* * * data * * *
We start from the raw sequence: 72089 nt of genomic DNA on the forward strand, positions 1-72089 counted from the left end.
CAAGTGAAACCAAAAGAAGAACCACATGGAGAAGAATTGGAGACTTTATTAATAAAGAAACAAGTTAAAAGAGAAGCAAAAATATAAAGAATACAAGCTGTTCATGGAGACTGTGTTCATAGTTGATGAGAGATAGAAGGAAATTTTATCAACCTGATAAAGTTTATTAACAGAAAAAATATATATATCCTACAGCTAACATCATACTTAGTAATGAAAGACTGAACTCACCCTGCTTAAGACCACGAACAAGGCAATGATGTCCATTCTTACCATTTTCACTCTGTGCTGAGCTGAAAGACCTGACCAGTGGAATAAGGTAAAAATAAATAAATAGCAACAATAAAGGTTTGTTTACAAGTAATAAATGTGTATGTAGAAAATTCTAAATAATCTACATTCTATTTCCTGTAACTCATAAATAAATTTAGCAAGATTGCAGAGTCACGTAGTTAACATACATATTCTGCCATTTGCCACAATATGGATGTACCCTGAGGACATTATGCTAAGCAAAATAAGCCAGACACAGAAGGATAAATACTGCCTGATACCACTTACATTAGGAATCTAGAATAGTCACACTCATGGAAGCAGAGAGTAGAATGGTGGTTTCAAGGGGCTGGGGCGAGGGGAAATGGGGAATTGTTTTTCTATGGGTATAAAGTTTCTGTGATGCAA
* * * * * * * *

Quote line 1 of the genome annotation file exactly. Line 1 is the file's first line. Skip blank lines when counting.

We start from the raw sequence: 72089 nt of genomic DNA on the forward strand, positions 1-72089 counted from the left end.